Justice Dept. To Conduct Federal Investigation Into Staten Island Man's Death


NEW YORK (CBSNewYork/AP) — A New York City judge has released limited details of the grand jury proceeding in the Eric Garner case, including that four videos were shown and 50 witnesses were heard.

Judge Stephen Rooney released the material Thursday after Staten Island District Attorney Daniel Donovan asked if he could speak on the secret proceeding following the grand jury decision not to indict Officer Daniel Pantaleo in connection with Garner’s death.

WEB EXTRA: Read Judge’s Response To DA’s Information Request

The jury sat for nine weeks. It heard testimony from 22 civilian witnesses and 28 others, including police officers, emergency medical personnel and doctors.

There also were 60 exhibits admitted into evidence. They included four videos, NYPD records and autopsy information.

PHOTOS: Thursday Night Protests In NYC

Donovan didn’t seek the release of transcripts, testimony or exhibits.

“I respect the court’s exercise of its discretion and will abide by the court’s order,” Donovan said in a statement Thursday. “As such, I will have no further comment in connection with the grand jury proceedings relating to the matter of the investigation into the death of Eric Garner.”

Meanwhile, Attorney General Eric Holder said Wednesday the Justice Department will conduct a federal investigation into the case.

The investigation will look for potential civil rights investigations in the July 17 death of Garner, 43, who was confronted by police on suspicion of selling loose, untaxed cigarettes.

In cellphone video of the incident, Pantaleo, who is white, is seen placing his arm around Garner’s neck in what appeared to be a chokehold and then taking him to the ground after Garner refuses to be handcuffed.

MORE: Politicians, Officials React To Decision

Garner, who was black, is heard saying repeatedly, “I can’t breathe!” He died a short time later.

The city medical examiner’s office ruled Garner’s death a homicide, caused by the officer’s apparent chokehold as well as chest and neck compressions and prone positioning “during physical restraint by police.” Asthma, heart disease and obesity were also contributing factors.

Calling the death a “tragedy,” Holder said it was one of “several recent incidents that have tested the sense of trust that must exist between law enforcement and the communities they are charged to serve and protect.”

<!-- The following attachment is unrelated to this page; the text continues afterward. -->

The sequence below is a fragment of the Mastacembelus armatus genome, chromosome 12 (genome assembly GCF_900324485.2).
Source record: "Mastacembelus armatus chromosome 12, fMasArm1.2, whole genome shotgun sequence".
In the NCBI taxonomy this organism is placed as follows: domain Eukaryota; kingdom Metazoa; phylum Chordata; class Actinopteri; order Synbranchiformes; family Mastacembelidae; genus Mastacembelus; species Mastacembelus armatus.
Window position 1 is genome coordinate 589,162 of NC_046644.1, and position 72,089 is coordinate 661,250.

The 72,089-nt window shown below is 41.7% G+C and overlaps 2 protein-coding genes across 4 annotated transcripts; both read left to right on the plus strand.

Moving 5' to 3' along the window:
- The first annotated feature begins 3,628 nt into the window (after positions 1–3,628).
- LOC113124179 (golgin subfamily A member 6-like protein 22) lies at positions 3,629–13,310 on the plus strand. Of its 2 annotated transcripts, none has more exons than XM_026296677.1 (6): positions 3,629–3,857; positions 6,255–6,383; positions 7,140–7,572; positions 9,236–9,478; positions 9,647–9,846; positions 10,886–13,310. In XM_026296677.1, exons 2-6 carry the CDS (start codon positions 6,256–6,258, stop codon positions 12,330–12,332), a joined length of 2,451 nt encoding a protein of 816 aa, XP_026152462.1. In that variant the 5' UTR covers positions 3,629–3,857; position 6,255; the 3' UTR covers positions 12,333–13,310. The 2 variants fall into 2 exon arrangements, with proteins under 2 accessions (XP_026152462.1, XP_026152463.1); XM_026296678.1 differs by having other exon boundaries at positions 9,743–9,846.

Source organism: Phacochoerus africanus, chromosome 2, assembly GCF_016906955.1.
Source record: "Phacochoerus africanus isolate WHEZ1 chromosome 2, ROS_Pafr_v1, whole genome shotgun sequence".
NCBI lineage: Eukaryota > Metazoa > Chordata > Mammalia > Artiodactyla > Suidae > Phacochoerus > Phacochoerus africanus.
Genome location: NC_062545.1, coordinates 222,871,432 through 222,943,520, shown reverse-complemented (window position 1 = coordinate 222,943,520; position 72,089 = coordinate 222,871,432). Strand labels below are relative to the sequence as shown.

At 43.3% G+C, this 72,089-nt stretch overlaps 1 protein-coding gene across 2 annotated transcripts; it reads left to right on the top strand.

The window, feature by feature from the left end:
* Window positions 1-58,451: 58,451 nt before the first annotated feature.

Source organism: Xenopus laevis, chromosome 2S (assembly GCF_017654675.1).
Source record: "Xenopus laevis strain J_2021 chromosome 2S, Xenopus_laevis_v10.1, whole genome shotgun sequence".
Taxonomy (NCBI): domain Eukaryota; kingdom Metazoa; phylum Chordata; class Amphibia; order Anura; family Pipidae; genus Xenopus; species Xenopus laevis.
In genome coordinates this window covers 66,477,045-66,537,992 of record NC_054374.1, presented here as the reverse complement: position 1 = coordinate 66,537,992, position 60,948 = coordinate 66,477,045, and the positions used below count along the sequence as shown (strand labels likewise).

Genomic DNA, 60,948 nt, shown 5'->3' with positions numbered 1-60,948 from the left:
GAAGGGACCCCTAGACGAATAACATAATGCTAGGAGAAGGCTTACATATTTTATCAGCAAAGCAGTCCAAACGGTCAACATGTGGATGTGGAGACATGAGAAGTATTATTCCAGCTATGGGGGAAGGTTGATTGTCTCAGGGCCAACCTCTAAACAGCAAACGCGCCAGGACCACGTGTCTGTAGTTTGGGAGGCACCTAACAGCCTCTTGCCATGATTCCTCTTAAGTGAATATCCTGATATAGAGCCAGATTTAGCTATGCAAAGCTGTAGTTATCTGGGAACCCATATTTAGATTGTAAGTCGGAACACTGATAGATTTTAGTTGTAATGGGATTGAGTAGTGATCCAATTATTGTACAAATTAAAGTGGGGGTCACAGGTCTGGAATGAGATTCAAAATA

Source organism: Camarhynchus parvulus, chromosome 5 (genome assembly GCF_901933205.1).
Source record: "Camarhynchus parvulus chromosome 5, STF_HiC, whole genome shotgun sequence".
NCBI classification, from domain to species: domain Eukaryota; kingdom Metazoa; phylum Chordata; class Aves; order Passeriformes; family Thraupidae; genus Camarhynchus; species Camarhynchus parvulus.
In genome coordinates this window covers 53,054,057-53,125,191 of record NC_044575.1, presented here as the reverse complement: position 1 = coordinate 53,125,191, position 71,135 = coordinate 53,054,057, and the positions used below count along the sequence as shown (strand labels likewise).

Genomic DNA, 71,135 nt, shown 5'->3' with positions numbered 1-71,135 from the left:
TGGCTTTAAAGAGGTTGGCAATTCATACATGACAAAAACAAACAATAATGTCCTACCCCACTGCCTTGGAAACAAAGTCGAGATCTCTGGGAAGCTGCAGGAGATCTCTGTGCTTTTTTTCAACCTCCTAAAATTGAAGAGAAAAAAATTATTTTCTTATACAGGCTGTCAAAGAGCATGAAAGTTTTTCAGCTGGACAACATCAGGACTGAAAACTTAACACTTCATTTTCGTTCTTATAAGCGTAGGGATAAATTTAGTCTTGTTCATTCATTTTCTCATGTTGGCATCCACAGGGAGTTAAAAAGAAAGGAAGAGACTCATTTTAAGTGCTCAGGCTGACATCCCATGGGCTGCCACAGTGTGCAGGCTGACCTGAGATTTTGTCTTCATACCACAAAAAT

The death occurred weeks before the deadly police shooting in Ferguson, Missouri, a case also under investigation by the Justice Department and in which a local grand jury last week also cleared an officer of wrongdoing. The cases together have contributed to a national discussion about use of excessive force by police and their treatment of minorities.

“This is not a New York issue or a Ferguson issue alone,” Holder told reporters late Wednesday. “Those who have protested peacefully across our great nation following the grand jury’s decision in Ferguson have made that clear.”

The federal investigation was announced hours after the grand jury chose not to indict Pantaleo, who remains on desk duty. The decision prompted protests around New York City and across the country.

The grand jury could have considered multiple charges, from murder to a lesser offense such as reckless endangerment, but Donovan said jurors found “no reasonable cause” to bring charges.

Following the decision, Donovan applied for a court order to release specific information in the case to the public, which is required under state law.

Many were hoping the judge would allow some of the documents to be released because it will give them a glimpse into how the jurors came to their decision.

“I would like to have seen how the police officer was cross-examined,” said state Assemblyman-elect Charles Barron, D-Brooklyn. “I would like to have seen this testimony.”

Pantaleo’s lawyer, Stuart London, and union officials argued that the grand jury got it right, saying he used an authorized take-down move, not a banned chokehold, and that Garner’s poor health was the main cause of his death.

“He ended up using a take-down method the way was taught in the academy and when Mr. Garner was not compliant, then it became more complicated,” London told 1010 WINS’ Juliet Papa. “Although it may look one way, when explained properly, as my client did in front of the grand jury, you can see that although it looks like the arm is around the neck, there’s no pressure being applied at all.”

To mount a federal prosecution in police misconduct cases, officials have to satisfy an extremely difficult legal standard — that the officer willfully violated a victim’s civil rights and used more force than the law allowed.

Pantaleo also faces a full department probe from the NYPD. The administrative investigation will look at all the elements of the event, including the actions of all officers present.

Check Out These Other Stories From CBSNewYork.com:

(TM and © Copyright 2014 CBS Radio Inc. and its relevant subsidiaries. CBS RADIO and EYE Logo TM and Copyright 2014 CBS Broadcasting Inc. Used under license. All Rights Reserved. This material may not be published, broadcast, rewritten, or redistributed. The Associated Press contributed to this report.)